Wednesday, July 21, 2004

Estate Planning 101

Here are some basic estate planning concepts and terminology that people should know. I find many people who get these concepts confused. These are of course only for Delaware estate planning and should be untilized and discussed with your Delaware Estate Planning Attorney.

Myths: There are many myths associated with estate law. One of the most common myths is that if a person dies without a will (intestate) then all of his property goes to the state. The law provides that if a person dies intestate, his property goes to his next of kin in certain shares. A person's property would only go to the state if we could find no blood relative whatsoever, after an exhaustive search.

Simple Will: A will makes directions as to how a person's property is to be handled and disbursed upon his or her death. It can be as simple or complex as the individual wishes.

An attorney can help you come up with the appropriate plan for you and your family. In making your goals, you should consider, among other things, the following:

* Your control of your assets during your life.

* A business exit strategy if you have an ownership interest in a business.

* Providing instructions for your care and the management of your assets for you and your family if you become incompetent.

* Protecting the assets that you leave to your spouse and children from creditors and unscrupulous persons.

* A plan of distribution that will leave your assets to whom you want, when you want, and with whatever controls you want.

* Avoiding probate

* Saving the greatest amount of taxes and post death administrative costs possible--not only in your own estate, but also in the estates of your spouse and your descendants.

Some things to think about before your meeting with a Delaware lawyer for a will are:

* Who would you like to be in charge of processing your estate? (an executor)

* Who should take that person's place, if necessary? (an alternate executor)?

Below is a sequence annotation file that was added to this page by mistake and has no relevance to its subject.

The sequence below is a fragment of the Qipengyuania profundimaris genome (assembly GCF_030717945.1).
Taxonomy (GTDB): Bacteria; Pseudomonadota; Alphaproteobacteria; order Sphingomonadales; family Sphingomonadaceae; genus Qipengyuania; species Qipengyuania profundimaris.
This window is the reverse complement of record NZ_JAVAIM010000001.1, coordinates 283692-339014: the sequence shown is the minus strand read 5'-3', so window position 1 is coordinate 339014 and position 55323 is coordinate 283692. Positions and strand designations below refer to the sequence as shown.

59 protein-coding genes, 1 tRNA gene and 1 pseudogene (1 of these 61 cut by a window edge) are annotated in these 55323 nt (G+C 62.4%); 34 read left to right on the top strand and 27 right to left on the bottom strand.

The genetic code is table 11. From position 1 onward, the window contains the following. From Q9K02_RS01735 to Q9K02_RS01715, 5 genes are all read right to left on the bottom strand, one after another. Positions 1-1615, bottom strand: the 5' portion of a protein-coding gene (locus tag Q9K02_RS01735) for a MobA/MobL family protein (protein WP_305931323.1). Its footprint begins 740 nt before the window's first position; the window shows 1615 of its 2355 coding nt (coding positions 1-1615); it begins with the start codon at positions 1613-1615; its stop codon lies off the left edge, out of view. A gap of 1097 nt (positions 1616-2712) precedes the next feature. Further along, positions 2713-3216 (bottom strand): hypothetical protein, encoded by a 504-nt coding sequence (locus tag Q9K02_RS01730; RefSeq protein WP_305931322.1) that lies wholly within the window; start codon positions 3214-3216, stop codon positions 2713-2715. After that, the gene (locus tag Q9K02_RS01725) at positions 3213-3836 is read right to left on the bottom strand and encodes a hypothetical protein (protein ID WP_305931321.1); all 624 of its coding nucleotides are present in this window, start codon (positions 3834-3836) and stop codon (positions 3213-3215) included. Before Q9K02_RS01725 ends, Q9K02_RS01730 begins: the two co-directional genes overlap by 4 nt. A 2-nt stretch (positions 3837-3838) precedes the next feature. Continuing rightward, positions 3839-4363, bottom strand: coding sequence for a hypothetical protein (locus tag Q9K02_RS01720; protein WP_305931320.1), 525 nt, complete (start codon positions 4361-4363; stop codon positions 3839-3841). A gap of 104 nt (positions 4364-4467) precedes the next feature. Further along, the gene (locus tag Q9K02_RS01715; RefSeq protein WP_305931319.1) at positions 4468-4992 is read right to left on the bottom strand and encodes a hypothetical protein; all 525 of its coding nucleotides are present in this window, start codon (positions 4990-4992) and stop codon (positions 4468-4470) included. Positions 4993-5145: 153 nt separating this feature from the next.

* By whom do you want your property to be inherited? (a beneficiary)

* What different arrangements would you like made if your beneficiary dies before or at the same time that you die? (an alternative beneficiary)

* If you have minor children, whom would you choose to be their guardian?

Instead of taking a transaction oriented perspective, you should view estate planning as an ongoing process that evolves as your needs, your goals, and your family changes, as the laws change, and as new estate planning tools and techniques are developed. It is a process of continually evolving strategies. Proper planning requires professional thoroughness, which respects you and your family's overall goals.

Advanced estate planning uses estate planning tools that are beyond the basic will, durable power of attorney, and living will. The following are examples of some of these tools.

A complex will is a will that includes a trust within it or otherwise uses very complicated terms. (Complicated from an attorney's perspective.)

A testamentary trust is a trust that is created by a will and takes effect when the maker dies. The text of a testamentary trust is embedded within the complex will.

A living will is not a will at all. It is an "Advance Healthcare Directive". It is a legal document explaining one's wishes about medical treatment if one becomes terminally ill or in a coma.

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